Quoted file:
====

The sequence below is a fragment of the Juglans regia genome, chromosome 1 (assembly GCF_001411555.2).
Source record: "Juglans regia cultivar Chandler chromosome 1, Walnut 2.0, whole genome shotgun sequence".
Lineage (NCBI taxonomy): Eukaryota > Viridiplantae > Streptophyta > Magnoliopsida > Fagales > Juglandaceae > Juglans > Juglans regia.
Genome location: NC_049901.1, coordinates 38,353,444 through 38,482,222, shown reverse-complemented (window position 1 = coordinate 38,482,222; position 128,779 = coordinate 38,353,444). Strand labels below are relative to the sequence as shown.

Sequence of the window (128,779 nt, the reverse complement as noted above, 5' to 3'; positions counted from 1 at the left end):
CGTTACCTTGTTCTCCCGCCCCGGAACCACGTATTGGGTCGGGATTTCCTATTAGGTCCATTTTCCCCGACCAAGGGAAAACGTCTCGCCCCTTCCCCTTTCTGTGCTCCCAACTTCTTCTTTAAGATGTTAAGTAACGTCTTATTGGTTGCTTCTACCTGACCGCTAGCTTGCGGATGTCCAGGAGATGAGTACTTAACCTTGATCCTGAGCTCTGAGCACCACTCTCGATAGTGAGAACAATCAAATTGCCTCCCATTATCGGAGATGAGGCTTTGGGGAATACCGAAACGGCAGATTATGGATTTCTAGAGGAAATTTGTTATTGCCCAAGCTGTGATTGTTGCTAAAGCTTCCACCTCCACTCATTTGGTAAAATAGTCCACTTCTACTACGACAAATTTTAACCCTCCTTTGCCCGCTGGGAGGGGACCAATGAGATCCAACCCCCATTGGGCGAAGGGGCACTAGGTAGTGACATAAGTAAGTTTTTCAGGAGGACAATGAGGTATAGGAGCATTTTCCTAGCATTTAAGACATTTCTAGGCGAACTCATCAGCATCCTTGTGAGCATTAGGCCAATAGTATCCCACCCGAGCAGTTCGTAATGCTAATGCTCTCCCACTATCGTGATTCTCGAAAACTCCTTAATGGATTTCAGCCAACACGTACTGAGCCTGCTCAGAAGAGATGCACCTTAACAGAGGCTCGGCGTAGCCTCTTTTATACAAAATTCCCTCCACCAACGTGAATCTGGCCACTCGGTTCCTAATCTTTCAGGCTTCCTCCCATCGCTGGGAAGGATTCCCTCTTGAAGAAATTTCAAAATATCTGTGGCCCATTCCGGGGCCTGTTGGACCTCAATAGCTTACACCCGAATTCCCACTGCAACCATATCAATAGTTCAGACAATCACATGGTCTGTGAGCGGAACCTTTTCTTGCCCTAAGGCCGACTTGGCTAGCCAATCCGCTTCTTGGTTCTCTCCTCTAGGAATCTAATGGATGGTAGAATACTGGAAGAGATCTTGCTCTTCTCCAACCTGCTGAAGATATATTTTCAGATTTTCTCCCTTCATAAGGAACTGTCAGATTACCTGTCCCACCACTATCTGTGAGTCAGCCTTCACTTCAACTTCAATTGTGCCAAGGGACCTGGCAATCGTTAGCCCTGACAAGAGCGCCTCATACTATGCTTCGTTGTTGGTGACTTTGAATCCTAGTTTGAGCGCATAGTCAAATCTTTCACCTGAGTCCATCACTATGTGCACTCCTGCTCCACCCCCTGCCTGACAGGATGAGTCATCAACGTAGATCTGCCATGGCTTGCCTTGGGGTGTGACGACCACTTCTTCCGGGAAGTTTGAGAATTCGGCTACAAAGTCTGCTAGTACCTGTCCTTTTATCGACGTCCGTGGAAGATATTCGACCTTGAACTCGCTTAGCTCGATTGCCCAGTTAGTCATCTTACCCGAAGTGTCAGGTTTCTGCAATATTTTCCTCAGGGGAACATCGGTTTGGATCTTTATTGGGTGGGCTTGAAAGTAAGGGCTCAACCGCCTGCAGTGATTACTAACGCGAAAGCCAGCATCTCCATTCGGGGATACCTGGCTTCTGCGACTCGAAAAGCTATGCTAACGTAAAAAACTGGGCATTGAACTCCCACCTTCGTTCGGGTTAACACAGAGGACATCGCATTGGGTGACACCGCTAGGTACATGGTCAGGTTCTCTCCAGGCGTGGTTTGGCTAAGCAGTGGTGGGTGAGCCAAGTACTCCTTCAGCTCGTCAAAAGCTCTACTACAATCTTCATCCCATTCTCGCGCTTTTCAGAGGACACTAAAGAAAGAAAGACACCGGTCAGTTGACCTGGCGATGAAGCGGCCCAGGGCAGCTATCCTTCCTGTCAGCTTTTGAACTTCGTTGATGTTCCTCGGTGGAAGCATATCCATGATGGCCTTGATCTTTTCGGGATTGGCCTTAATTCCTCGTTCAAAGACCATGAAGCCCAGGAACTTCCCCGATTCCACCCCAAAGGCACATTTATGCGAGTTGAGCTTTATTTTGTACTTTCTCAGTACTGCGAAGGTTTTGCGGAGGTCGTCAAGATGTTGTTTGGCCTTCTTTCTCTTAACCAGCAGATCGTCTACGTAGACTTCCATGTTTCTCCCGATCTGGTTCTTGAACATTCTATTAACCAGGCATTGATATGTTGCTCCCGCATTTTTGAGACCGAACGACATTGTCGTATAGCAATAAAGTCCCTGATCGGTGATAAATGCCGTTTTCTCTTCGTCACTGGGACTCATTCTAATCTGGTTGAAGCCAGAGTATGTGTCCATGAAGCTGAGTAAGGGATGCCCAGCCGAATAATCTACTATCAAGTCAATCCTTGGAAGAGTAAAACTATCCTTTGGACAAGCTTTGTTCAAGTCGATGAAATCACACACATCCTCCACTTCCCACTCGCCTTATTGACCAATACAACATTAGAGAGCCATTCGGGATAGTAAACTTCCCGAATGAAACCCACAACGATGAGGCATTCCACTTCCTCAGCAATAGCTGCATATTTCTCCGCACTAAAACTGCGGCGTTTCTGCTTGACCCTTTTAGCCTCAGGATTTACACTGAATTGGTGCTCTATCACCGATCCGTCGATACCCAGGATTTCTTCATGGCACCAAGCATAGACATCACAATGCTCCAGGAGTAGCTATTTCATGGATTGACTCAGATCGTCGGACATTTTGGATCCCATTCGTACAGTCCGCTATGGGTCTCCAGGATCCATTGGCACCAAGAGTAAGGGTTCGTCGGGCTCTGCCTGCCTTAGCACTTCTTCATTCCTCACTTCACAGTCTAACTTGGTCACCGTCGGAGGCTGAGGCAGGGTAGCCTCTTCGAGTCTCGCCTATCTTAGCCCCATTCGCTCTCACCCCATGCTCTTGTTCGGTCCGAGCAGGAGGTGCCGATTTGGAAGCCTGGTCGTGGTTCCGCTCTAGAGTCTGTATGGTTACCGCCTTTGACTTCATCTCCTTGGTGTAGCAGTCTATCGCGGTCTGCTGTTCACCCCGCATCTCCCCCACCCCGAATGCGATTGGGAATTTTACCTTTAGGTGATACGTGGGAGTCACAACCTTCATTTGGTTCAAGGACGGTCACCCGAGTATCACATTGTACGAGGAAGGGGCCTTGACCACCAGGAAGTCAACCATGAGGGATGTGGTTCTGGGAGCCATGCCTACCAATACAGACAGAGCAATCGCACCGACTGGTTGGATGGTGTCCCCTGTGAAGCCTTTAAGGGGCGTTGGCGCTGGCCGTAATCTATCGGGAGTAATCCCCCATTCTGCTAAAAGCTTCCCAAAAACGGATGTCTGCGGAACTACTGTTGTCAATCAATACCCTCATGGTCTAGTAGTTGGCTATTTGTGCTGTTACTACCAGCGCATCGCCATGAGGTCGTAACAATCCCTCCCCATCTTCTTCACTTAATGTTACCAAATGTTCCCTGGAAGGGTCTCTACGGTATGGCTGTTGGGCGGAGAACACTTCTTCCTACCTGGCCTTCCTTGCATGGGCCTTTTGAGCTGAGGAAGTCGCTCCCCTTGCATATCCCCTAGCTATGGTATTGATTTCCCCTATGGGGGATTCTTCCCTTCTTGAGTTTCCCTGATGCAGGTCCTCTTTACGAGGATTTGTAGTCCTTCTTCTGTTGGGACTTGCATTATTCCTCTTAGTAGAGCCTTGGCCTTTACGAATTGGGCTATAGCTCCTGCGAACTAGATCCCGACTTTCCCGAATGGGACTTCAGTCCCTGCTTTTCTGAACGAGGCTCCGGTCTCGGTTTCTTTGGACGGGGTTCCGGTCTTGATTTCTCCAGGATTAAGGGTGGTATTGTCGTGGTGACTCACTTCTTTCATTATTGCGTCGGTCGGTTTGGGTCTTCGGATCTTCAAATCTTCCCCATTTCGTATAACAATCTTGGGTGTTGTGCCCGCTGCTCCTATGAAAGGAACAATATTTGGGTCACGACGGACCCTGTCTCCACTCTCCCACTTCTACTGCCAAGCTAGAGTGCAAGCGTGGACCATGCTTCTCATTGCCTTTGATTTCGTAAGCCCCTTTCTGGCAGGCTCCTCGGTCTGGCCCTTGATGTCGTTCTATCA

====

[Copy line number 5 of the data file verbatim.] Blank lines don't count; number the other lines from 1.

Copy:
Sequence of the window (128,779 nt, the reverse complement as noted above, 5' to 3'; positions counted from 1 at the left end):